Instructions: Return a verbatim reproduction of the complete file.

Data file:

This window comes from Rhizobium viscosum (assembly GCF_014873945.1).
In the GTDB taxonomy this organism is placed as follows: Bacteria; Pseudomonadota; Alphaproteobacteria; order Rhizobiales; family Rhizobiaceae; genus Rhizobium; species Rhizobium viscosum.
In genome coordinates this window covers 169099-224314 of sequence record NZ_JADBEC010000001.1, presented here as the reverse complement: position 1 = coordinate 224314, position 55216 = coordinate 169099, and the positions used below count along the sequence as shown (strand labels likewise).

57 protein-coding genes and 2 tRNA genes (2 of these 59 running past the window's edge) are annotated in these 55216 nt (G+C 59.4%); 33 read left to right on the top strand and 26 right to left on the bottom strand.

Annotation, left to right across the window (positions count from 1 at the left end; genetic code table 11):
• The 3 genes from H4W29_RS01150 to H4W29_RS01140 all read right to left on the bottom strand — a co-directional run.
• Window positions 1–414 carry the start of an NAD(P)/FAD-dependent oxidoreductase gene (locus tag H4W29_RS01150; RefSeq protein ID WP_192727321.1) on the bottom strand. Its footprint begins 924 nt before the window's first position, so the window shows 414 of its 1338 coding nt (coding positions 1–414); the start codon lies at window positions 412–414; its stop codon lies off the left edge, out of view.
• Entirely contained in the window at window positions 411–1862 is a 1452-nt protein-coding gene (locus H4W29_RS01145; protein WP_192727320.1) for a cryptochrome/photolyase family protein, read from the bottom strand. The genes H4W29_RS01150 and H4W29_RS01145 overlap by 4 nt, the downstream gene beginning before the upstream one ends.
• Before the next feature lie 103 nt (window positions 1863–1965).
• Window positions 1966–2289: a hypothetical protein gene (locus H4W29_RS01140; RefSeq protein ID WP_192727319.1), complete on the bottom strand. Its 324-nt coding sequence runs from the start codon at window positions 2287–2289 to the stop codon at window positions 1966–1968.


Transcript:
This window comes from Rhizobium viscosum (assembly GCF_014873945.1).
In the GTDB taxonomy this organism is placed as follows: Bacteria; Pseudomonadota; Alphaproteobacteria; order Rhizobiales; family Rhizobiaceae; genus Rhizobium; species Rhizobium viscosum.
In genome coordinates this window covers 169099-224314 of sequence record NZ_JADBEC010000001.1, presented here as the reverse complement: position 1 = coordinate 224314, position 55216 = coordinate 169099, and the positions used below count along the sequence as shown (strand labels likewise).

57 protein-coding genes and 2 tRNA genes (2 of these 59 running past the window's edge) are annotated in these 55216 nt (G+C 59.4%); 33 read left to right on the top strand and 26 right to left on the bottom strand.

Annotation, left to right across the window (positions count from 1 at the left end; genetic code table 11):
• The 3 genes from H4W29_RS01150 to H4W29_RS01140 all read right to left on the bottom strand — a co-directional run.
• Window positions 1–414 carry the start of an NAD(P)/FAD-dependent oxidoreductase gene (locus tag H4W29_RS01150; RefSeq protein ID WP_192727321.1) on the bottom strand. Its footprint begins 924 nt before the window's first position, so the window shows 414 of its 1338 coding nt (coding positions 1–414); the start codon lies at window positions 412–414; its stop codon lies off the left edge, out of view.
• Entirely contained in the window at window positions 411–1862 is a 1452-nt protein-coding gene (locus H4W29_RS01145; protein WP_192727320.1) for a cryptochrome/photolyase family protein, read from the bottom strand. The genes H4W29_RS01150 and H4W29_RS01145 overlap by 4 nt, the downstream gene beginning before the upstream one ends.
• Before the next feature lie 103 nt (window positions 1863–1965).
• Window positions 1966–2289: a hypothetical protein gene (locus H4W29_RS01140; RefSeq protein ID WP_192727319.1), complete on the bottom strand. Its 324-nt coding sequence runs from the start codon at window positions 2287–2289 to the stop codon at window positions 1966–1968.